Featuring Heather B
Produced By Da Beatminerz

Now let's be clear, this second version is not better than its predecessor, but hot damn it's JUST as dope. Da Beatminerz, most famous for their productions with the Boot Camp Clik, provide another banger for Fame, Danze, and Ms. Heather B. True dopeness.
*5 out of 5*



8. "I Luv"
Featuring Freddie Foxxx
Produced By DJ Premier

Loyal reader, don't let the title of this one fool you. This is NOTHING soft, lol, it's the complete opposite: hard(core), rough, rugged, and raw. Fame and Danze bring their usual lyrical, aggressive heat, but Foxxx kills this one with his show stealing, closing verse. TIGHT to def!
*5 out of 5*



9. "Salute Part II"
Featuring Gang Starr
Produced By DJ Premier

Another very good song here. Listen closely and you'll hear another easy going MC in Guru get aggressive on the low alongside Fame and Danze.
*4 out of 5*

10. "Ride With Us"
Produced By Laze E Laze

If you've heard a song like this, even in '98, you've heard them all, but Fame and Danze come with their own perspective on the matter. And was it just me or did Danze sound different throughout this entire song for some reason?
*4 out of 5*


11. "Handle Ur Bizness (DJ Premier Remix)

Fame and Danze were in "Firing Squad" mode for this remixed banger.
*5 out of 5* 



12. "Fly Nigga Hill Figga"
Produced By M.O.P.

"We won't change or switch" -Danze

This joint also appeared on the "Streets Is Watching" soundtrack. I remember not being too impressed with it when I first heard it, but it grew on me after a while.
*4 out of 5*

13. "What The Future Holds"
Produced By M.O.P.

"Follow your dreams and follow your goals/Cause who knows what the future holds"


Fame and Danze come with motivation and a slight introspective vibe here in a feel good moment.
*4 out of 5*

14. "Downtown Swinga '98"
Produced By DJ Premier

These men knew how to make a sequel, and not only is this dope as hell, it's a lot better than the '96 version, respectively.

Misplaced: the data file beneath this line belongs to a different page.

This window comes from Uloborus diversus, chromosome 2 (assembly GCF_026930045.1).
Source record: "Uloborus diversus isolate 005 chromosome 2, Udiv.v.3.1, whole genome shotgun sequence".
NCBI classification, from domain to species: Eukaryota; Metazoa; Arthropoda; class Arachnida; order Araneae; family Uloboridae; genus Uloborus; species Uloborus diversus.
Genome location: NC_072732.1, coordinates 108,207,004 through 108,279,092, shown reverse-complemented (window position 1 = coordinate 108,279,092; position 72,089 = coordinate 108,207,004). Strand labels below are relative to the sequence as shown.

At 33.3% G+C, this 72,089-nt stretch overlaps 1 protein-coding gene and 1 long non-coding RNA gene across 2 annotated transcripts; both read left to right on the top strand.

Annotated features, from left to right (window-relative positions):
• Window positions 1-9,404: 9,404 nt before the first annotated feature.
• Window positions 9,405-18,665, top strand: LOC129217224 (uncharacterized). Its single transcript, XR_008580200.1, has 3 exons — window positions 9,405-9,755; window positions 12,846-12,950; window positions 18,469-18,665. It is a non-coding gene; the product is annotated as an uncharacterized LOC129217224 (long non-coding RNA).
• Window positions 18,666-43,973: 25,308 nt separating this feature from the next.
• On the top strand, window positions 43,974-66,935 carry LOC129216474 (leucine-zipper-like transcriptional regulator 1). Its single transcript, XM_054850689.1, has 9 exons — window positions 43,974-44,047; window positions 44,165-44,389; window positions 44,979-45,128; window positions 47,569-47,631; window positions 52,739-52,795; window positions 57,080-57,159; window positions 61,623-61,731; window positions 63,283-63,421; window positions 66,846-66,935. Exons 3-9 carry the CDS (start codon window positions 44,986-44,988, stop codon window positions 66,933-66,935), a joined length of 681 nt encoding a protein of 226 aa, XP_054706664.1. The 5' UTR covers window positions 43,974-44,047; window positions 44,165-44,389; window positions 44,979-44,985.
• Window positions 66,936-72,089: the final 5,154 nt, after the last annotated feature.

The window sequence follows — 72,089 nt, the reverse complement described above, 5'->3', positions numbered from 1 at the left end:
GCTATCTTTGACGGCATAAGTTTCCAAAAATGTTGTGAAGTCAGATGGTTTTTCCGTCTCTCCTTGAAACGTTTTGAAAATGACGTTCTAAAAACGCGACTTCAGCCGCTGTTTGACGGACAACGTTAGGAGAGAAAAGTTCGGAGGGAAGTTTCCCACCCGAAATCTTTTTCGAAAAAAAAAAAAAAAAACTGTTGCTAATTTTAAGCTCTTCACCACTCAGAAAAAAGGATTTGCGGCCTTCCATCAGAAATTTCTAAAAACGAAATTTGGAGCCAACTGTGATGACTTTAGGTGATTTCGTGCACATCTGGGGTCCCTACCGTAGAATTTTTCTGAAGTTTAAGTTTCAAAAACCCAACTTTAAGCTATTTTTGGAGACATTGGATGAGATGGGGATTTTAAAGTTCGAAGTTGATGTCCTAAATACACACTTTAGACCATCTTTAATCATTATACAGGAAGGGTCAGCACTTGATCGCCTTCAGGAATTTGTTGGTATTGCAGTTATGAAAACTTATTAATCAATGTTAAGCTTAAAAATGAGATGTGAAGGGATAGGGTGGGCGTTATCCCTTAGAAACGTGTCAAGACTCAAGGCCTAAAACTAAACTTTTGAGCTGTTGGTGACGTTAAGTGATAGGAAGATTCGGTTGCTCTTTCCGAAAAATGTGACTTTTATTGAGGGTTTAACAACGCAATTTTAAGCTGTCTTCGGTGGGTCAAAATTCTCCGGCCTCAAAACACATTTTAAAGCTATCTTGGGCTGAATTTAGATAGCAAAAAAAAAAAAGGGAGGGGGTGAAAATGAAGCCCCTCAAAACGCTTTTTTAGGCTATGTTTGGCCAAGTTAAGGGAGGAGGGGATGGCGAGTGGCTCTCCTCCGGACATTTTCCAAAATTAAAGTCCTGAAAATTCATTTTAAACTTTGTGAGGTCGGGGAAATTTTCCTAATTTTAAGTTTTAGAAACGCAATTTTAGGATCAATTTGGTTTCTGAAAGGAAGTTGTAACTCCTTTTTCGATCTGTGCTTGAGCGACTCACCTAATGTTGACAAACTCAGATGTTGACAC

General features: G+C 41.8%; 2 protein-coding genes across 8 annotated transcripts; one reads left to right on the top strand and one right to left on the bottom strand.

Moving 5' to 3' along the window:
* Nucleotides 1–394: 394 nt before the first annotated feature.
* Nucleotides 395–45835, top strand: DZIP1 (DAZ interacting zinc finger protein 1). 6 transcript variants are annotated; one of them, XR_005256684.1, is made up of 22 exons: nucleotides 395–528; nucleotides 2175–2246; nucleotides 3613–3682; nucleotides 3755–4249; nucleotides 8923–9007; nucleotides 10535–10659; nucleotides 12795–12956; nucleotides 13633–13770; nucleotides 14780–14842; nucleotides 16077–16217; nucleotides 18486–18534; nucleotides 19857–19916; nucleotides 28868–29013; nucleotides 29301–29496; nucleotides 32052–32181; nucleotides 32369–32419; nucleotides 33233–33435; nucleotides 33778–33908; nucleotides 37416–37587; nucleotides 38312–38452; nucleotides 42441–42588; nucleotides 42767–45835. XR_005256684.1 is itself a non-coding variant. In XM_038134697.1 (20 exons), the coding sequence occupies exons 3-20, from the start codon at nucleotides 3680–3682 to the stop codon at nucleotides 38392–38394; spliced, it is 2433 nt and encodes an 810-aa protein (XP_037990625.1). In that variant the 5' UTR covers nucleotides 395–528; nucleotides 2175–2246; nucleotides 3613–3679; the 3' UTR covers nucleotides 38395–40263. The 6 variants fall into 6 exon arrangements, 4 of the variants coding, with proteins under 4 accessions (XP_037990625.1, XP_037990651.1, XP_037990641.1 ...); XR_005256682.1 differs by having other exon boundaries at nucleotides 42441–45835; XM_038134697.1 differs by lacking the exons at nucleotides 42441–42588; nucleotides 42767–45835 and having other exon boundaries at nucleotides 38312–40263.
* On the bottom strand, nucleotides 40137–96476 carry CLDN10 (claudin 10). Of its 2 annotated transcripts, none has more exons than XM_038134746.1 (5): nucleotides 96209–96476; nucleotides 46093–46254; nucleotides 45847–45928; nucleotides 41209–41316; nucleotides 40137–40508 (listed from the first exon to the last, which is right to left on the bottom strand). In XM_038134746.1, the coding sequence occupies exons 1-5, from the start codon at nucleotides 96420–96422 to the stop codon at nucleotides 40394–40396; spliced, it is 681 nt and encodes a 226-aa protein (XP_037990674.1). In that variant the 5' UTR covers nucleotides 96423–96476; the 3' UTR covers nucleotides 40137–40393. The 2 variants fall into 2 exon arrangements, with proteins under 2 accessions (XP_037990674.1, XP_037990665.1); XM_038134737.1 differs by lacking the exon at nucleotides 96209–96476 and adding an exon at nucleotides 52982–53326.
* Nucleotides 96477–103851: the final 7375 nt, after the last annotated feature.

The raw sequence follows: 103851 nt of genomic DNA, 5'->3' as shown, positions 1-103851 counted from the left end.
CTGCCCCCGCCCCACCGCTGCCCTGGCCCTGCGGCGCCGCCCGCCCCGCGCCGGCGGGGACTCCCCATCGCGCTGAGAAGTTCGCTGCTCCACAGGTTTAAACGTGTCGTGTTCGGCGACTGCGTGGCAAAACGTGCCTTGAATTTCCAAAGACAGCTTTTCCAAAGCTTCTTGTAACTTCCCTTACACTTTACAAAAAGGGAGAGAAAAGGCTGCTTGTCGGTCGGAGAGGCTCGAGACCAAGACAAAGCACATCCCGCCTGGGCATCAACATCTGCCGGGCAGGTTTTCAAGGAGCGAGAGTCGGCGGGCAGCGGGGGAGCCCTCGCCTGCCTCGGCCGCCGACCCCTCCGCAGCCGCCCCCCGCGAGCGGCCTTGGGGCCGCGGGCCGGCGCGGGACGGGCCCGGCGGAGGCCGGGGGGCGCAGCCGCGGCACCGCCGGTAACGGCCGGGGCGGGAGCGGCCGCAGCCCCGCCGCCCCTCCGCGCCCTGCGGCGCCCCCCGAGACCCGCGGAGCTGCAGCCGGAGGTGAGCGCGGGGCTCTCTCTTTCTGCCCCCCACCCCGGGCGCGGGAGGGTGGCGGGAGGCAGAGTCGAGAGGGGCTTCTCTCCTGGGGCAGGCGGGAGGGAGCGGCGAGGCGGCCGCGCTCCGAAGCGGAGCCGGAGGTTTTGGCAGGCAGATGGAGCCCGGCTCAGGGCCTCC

*5 out of 5*



15. "Fame Skit"
Fame has some words for us all.

16. "Brooklyn/Jersey Get Wild"
Featuring Treach
Produced By Laze E Laze

Yes indeed, Brooklyn and Jersey connect on this one, with Fame, Danze, and 1/3 of Naughty By Nature, Treach. As good as this was, I still feel that this collabo was a few years too late. I feel the results would've been different has they hooked between '93 and '96.
*4 out of 5*

17. "New York Salute"
Produced By M.O.P.

As a closer and a song overall, this was dope, short, sweet, and to the point, no doubt. 
*4 out of 5*



 Fame and Danze continued to get better and they did that in spades on album number three. They expanded on the "Firing Squad" album and a lot of those same aggressive ingredients were present here. The lyrics were tight, the production was slammin, the guest spots were awesome, adding up to one tight ass album. 


4.5 STARS   



ESSENTIAL M.O.P.
Rugged Neva Smoove
How About Some Hardcore
To The Death
Ring Ding
Drama Lord
Top of the Line 
Stick 2 Ya Gunz
New Jack City
Firing Squad
Dead & Gone
Downtown Swinga ('96)
Brownsville
 4 Alarm Blaze
Downtown Swinga '98
I Luv
My Kinda Nigga Part II
Handle Ur Bizness (DJ Premier Remix)
Down 4 Whateva





Release date: October 10, 2000



1. "Premier Intro"
Produced By DJ Premier
Words from Premier followed by a dope beat with the unmistakable Premo scratches leads us in.


2. "Welcome To Brownsville"
Featuring Teflon
Produced By Fizzy Womack

After 1998's awesome "First Family 4 Life" album, Fame and Danze returns with the aggression we have come to love, showing that nothing had changed.
*4 out of 5*

3. "Everyday"
Featuring Product G&B
Produced By DJ Premier

It's all about survival, no doubt. Good song, and while Product G&B did a decent job on the hook, the effect is somewhat ruined because the hook itself was a little too "R&B ish" for M.O.P. Let's move on to a classic shall we!
*3 out of 5*

4. "Ante Up (Robbing-Hoodz Theory")
Produced By DR Period

Hot damn! First off, much props to DR Period for this classic banger of a beat. Man, if there was one song to get you amped up (including the DOPE remix too), this was it. It banged in 2000 and 14 years later, the effect is still the same. Aggression personified.